any newbie was doing mathematical calculations will quickly get that
to plot a function one just passes something like '|x| x*(x-1)'.  In
fact, I wager that a person from a procedural background would choke
over the long form, because of the prejudice that _functions are
statements_.

steve d.
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Re: Short function definition syntax; thoughts on Lua (was Re: [ANN] GSL Shell new beta release...)

Luiz Henrique de Figueiredo
In reply to this post by steve donovan
> But there is a middle way; say there was a new keyword 'lambda', so
> that we can say lambda(arglist) expr, then a token filter could easily
> transform |x| into lambda(x).

Why 'lambda' when 'function' exists and works just as well?
And one possible syntax could be
        function (x,y,z)=x+y*z
which is reminiscent of Fortran one-line function statements except that
defines anonymous functions.

This syntax is even friendlier to token filters because you only need to
convert '=' to 'return' but the real problem is of course how to detect
the end of the expression so that 'end' can be added.
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Re: Short function definition syntax; thoughts on Lua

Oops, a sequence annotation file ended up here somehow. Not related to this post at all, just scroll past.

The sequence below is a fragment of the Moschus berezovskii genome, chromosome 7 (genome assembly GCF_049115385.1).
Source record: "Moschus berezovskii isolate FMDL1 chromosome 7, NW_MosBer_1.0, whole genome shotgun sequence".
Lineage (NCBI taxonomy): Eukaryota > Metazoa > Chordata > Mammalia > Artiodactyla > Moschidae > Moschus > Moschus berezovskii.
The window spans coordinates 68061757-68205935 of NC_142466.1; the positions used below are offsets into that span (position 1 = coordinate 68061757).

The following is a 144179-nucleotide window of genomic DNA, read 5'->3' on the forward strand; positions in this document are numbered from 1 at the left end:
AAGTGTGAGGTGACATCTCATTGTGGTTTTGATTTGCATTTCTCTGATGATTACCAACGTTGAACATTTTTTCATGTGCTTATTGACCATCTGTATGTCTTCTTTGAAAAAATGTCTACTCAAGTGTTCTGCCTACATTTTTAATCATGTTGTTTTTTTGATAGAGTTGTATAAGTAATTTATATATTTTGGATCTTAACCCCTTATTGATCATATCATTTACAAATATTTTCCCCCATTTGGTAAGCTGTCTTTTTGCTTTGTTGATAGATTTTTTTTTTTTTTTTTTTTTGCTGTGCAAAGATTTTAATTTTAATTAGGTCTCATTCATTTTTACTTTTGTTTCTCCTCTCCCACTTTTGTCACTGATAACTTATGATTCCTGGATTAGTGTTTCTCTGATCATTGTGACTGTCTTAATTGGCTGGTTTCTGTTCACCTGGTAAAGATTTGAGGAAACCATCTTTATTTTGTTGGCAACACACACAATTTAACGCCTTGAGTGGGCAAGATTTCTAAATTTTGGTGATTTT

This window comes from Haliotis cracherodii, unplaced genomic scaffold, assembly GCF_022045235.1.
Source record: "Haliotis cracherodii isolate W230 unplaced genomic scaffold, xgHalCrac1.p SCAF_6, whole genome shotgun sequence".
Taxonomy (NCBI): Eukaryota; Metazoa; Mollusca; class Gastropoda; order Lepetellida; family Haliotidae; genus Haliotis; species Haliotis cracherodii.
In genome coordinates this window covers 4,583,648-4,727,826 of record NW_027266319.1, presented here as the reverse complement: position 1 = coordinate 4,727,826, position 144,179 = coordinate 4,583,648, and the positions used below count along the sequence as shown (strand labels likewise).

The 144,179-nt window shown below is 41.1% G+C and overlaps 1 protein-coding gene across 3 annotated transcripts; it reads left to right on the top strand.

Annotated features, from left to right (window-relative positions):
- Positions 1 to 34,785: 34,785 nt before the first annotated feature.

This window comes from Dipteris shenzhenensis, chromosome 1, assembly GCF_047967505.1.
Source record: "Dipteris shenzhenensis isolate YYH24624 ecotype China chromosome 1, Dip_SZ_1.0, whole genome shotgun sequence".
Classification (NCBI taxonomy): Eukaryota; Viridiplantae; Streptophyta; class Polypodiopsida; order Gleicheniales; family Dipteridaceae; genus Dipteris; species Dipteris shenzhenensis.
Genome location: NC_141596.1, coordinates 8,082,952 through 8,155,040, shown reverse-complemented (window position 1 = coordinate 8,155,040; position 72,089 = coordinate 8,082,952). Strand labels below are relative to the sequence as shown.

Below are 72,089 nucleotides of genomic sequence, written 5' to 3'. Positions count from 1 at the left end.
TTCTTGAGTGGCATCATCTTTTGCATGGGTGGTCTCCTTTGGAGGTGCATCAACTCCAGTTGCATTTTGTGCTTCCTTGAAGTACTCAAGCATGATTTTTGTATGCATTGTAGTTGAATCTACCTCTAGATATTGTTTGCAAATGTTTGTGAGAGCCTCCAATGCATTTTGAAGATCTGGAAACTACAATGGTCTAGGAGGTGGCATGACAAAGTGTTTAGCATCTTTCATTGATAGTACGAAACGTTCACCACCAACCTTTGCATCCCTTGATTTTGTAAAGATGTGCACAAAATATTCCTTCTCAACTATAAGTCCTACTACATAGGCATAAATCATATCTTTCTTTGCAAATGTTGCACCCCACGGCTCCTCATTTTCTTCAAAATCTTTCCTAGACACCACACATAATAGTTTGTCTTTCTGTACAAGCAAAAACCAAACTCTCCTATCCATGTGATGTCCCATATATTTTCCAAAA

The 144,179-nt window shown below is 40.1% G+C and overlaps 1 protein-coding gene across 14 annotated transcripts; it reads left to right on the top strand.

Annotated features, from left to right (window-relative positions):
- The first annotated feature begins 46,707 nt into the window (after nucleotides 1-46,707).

David Kastrup
In reply to this post by Miles Bader-2
Miles Bader <[hidden email]> writes:

> David Kastrup <[hidden email]> writes:
>> I don't think that this kind of syntax fits well with the rest of Lua,
>
> That's what it comes down to -- taste.  You don't like it.

Oh, it's fine in Haskell.  Really wonderful.  I like it where it
belongs.

I like sed.  I like awk.  I like C.  I don't like perl which appears to
be based on the premise "let us accept input looking like sed scripts,
input looking like awk scripts, input looking like C".  I hate that.
Ruby goes down similar roads.  I like Ada generics and their syntax
fitting within the framework of Ada's constraint syntax.  I hate how C++
adopted them as "templates" without bothering to even match the syntax
to C.  The syntax clashes with << and >> operators, for example.

I like Scheme and Lisp to a certain degree (even though nobody actually
programs functionally in them, set!/setq being all over the place).

The one thing that really struck me about Lua is that Lua programs looks
like Lua.  They don't go fancy-syntax fishing elsewhere.  That's kind of
unusual for a script language nowadays.

> Other people do.

Good thing not everybody and the world has commit access, then.

--
David Kastrup

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Re: Short function definition syntax; thoughts on Lua

Miles Bader-2
In reply to this post by Thomas Lauer-3
Thomas Lauer <[hidden email]> writes:
> I have always been of the opinion that to save typing a few more
> characters is not a priority in language design. A good editor goes a
> long way.

It has more to do with making code easy to _read_ than easy to type.